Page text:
Mid-Book Test - Hard
|Name: _____________________________||Period: ___________________________|
This quiz consists of 5 short answer questions, 10 short essay questions, and 1 (of 3) essay topics.
Short Answer Questions
1. Why does Medea promise she won't hurt Creon?
2. Why does Medea say Creon's mercy was foolish?
3. What has Creon's experience been with showing mercy?
4. What two characters are getting divorced?
5. Which character caused Medea's rage?
Short Essay Questions
1. Do you agree or disagree with Creon's decision to banish Medea? Why or why not?
2. Does the Nurse find Medea sympathetic? Why or why not?
3. How is Jason's behavior different the second time he speaks with Medea?
4. Why do you think Euripides chooses to portray Jason as completely cavalier to the effect of his behavior on Medea?
5. What do you think the messenger means when he says the princess "smiled at the lifeless image of herself" in the mirror?
6. What is the significance, in the first scene, of the Nurse urging the children to hide from their mother until her anger has passed?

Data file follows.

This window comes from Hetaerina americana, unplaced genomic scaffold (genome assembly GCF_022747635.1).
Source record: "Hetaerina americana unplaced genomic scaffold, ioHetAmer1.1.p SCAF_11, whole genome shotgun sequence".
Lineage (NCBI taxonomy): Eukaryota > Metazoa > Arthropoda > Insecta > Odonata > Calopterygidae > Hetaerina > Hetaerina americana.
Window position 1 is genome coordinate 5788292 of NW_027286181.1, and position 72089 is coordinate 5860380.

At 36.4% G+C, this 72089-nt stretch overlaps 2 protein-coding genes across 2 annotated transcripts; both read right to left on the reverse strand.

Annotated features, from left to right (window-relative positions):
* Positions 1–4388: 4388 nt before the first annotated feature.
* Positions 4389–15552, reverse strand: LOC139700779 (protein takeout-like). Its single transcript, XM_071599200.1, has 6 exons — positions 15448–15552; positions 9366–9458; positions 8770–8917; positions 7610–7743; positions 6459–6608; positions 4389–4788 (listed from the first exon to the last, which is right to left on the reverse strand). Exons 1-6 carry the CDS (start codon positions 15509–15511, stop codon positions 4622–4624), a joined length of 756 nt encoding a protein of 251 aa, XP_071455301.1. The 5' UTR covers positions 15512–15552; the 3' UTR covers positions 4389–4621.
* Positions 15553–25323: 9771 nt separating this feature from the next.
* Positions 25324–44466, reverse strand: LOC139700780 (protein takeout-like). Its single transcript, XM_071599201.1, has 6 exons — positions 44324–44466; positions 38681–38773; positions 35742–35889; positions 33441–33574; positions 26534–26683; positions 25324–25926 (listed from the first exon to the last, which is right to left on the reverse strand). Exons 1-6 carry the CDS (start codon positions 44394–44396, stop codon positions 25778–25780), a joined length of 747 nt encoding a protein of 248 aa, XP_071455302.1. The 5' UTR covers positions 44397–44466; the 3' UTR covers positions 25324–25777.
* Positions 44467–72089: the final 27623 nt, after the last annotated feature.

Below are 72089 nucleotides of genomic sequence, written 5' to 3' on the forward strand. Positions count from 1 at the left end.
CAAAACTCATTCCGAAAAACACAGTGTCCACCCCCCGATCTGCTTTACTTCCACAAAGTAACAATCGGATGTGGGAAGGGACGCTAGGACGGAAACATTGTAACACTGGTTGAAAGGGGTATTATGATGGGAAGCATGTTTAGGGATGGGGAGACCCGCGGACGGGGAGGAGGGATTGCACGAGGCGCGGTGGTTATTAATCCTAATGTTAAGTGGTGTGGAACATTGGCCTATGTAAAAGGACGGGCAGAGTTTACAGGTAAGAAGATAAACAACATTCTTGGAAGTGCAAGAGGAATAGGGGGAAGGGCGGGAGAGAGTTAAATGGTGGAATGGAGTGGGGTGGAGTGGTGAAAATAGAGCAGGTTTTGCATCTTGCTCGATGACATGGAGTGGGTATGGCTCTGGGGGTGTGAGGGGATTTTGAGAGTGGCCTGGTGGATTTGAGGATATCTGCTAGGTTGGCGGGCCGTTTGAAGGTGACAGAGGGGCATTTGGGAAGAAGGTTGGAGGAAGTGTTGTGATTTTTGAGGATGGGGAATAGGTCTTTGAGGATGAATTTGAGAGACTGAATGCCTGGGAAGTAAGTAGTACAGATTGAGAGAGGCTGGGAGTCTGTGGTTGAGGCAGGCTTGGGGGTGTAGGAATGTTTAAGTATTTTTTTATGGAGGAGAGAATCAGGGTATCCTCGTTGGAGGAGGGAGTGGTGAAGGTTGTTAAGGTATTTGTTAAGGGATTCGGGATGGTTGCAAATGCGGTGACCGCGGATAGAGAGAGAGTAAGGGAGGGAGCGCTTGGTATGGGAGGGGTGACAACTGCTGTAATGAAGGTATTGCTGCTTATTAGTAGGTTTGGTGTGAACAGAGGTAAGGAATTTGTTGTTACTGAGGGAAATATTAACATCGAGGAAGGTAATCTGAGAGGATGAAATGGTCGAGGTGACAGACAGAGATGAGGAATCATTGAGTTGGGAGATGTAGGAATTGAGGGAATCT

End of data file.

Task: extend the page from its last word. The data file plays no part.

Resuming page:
7. What motivates Medea to take her revenge further than killing Jason's bride?
8. Describe how the princess and Creon die.
9. Why would Medea believe that Jason was embarrassed by her?
10. Based on their conversation, do you find Medea's anger more justified? Why or why not?
Aegeus introduces the concept of an oracle to the play. Examine the role of the oracle and the important role this concept plays within the context of the play.
Medea invokes the goddess Hecate as she formulates her plan for revenge. Examine why Euripides chooses to link this goddess with his protagonist, being sure to cover the following points; What is Hecate known for; why would Medea turn to this particular goddess; are there similarities between Medea and Hecate; does invoking this goddess alter how the audience views Medea?
Discuss the structure and role of the classical Greek play, being sure to address the following: Is there a particular format a tragedy was to follow; what did audiences expect to receive when going to see a play in ancient Greece; were the plays used primarily for storytelling, or was there also another purpose?
This section contains 970 words
(approx. 4 pages at 300 words per page)